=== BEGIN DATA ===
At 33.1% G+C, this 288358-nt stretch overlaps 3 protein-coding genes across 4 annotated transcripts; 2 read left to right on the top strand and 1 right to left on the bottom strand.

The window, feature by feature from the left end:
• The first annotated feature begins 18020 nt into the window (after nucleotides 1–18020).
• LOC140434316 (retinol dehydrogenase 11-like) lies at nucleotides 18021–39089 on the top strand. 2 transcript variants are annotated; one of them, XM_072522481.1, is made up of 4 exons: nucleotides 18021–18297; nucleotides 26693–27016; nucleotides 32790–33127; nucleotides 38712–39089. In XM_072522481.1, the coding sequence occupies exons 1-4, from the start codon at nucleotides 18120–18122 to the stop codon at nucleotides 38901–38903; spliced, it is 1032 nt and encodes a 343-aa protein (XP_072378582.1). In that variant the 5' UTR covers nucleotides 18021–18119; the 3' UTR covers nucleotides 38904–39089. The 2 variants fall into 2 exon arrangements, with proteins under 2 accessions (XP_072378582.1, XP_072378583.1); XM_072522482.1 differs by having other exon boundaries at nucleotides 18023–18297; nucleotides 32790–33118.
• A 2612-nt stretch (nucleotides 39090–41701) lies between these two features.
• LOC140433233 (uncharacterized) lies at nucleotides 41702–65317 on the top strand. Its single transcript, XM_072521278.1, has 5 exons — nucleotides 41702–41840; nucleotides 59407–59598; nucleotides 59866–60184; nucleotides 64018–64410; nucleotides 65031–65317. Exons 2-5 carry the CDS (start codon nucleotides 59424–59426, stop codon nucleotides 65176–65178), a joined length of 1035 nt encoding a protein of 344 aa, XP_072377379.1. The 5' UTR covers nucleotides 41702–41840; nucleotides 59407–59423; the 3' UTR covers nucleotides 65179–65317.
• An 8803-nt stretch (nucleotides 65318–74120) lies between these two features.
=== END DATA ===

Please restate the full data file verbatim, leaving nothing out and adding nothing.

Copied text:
At 33.1% G+C, this 288358-nt stretch overlaps 3 protein-coding genes across 4 annotated transcripts; 2 read left to right on the top strand and 1 right to left on the bottom strand.

The window, feature by feature from the left end:
• The first annotated feature begins 18020 nt into the window (after nucleotides 1–18020).
• LOC140434316 (retinol dehydrogenase 11-like) lies at nucleotides 18021–39089 on the top strand. 2 transcript variants are annotated; one of them, XM_072522481.1, is made up of 4 exons: nucleotides 18021–18297; nucleotides 26693–27016; nucleotides 32790–33127; nucleotides 38712–39089. In XM_072522481.1, the coding sequence occupies exons 1-4, from the start codon at nucleotides 18120–18122 to the stop codon at nucleotides 38901–38903; spliced, it is 1032 nt and encodes a 343-aa protein (XP_072378582.1). In that variant the 5' UTR covers nucleotides 18021–18119; the 3' UTR covers nucleotides 38904–39089. The 2 variants fall into 2 exon arrangements, with proteins under 2 accessions (XP_072378582.1, XP_072378583.1); XM_072522482.1 differs by having other exon boundaries at nucleotides 18023–18297; nucleotides 32790–33118.
• A 2612-nt stretch (nucleotides 39090–41701) lies between these two features.
• LOC140433233 (uncharacterized) lies at nucleotides 41702–65317 on the top strand. Its single transcript, XM_072521278.1, has 5 exons — nucleotides 41702–41840; nucleotides 59407–59598; nucleotides 59866–60184; nucleotides 64018–64410; nucleotides 65031–65317. Exons 2-5 carry the CDS (start codon nucleotides 59424–59426, stop codon nucleotides 65176–65178), a joined length of 1035 nt encoding a protein of 344 aa, XP_072377379.1. The 5' UTR covers nucleotides 41702–41840; nucleotides 59407–59423; the 3' UTR covers nucleotides 65179–65317.
• An 8803-nt stretch (nucleotides 65318–74120) lies between these two features.